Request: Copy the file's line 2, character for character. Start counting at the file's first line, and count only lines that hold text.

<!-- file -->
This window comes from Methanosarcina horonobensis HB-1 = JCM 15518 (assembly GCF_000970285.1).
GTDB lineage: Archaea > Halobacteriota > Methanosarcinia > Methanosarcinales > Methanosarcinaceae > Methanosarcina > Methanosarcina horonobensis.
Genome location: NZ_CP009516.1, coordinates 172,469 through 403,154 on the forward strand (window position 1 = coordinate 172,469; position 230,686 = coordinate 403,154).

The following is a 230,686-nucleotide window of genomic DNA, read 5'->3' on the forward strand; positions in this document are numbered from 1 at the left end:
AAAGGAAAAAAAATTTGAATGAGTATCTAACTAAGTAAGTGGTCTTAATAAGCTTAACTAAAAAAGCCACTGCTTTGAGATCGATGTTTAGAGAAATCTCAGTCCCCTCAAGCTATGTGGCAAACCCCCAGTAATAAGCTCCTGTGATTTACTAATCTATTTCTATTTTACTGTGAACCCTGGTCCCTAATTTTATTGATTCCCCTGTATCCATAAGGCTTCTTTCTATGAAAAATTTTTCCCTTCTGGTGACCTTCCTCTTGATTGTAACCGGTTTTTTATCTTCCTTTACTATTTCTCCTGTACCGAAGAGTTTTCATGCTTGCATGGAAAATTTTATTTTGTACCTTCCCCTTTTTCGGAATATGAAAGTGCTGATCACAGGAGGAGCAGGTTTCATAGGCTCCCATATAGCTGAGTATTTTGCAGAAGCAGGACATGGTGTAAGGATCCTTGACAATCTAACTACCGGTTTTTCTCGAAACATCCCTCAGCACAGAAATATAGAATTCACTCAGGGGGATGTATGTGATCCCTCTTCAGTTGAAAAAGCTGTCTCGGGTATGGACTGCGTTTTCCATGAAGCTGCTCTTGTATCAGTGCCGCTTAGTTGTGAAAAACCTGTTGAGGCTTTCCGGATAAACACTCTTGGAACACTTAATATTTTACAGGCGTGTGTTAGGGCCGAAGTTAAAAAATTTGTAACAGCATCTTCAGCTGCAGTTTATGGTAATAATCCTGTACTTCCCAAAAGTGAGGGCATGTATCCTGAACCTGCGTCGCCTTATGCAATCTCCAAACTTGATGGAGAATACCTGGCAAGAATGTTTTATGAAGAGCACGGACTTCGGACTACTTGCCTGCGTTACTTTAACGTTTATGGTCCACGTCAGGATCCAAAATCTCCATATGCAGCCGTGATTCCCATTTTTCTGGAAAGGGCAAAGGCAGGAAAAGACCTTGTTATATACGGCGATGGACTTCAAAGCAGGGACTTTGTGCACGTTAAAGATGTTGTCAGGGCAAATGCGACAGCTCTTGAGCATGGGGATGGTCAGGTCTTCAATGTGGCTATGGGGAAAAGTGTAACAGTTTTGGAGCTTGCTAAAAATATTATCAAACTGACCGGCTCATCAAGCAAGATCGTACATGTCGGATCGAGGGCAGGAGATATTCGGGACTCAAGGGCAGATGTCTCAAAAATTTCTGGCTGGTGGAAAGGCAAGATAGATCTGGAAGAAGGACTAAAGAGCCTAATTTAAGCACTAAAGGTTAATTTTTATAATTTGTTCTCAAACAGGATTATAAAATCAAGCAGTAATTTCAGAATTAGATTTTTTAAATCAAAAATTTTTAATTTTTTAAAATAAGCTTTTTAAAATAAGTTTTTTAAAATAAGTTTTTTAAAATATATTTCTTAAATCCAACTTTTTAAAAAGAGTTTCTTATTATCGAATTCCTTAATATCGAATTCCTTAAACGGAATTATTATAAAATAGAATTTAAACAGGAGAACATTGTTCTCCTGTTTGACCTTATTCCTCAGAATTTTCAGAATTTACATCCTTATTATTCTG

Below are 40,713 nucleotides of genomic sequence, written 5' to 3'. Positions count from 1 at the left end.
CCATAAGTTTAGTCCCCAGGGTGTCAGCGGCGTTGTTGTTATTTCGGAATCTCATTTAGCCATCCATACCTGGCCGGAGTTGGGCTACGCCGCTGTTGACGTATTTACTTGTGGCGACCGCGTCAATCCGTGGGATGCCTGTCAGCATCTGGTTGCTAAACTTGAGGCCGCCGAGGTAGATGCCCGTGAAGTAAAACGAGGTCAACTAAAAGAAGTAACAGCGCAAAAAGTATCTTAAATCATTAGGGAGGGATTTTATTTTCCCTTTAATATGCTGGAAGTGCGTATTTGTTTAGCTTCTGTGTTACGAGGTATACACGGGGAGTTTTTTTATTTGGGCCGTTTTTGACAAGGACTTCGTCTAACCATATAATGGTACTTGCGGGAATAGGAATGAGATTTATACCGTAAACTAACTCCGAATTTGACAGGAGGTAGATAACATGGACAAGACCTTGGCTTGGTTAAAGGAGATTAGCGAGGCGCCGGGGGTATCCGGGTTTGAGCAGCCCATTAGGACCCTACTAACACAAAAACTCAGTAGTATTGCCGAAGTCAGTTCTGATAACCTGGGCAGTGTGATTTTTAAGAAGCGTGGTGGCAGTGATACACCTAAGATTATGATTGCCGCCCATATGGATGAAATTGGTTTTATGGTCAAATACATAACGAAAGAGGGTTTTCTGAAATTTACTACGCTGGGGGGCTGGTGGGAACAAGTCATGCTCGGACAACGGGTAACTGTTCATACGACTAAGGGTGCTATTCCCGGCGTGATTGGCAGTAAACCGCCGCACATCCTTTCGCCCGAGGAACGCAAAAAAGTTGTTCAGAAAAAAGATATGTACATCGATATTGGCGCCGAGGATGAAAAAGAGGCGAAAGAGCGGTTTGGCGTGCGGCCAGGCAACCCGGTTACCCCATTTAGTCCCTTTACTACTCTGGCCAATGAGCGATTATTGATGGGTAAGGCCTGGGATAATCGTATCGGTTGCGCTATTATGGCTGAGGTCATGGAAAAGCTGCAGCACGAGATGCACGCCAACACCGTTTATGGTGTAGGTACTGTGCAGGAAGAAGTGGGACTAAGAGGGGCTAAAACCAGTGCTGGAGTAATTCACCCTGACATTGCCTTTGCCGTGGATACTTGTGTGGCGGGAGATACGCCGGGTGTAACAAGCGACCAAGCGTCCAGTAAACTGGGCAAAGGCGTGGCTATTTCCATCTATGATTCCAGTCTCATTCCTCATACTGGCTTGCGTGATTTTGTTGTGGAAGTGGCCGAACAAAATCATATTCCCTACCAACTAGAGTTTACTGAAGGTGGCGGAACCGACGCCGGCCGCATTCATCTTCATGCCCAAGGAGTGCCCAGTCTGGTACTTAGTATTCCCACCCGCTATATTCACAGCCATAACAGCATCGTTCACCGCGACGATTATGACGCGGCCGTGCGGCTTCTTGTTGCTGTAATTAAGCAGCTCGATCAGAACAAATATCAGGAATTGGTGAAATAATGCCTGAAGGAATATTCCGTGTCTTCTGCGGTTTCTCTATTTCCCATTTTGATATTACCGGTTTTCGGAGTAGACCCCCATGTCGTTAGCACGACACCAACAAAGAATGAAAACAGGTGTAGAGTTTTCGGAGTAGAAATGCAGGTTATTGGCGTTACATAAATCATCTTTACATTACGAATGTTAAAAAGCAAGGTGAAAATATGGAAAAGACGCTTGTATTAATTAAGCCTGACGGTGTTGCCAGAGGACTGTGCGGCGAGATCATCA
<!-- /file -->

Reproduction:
GTDB lineage: Archaea > Halobacteriota > Methanosarcinia > Methanosarcinales > Methanosarcinaceae > Methanosarcina > Methanosarcina horonobensis.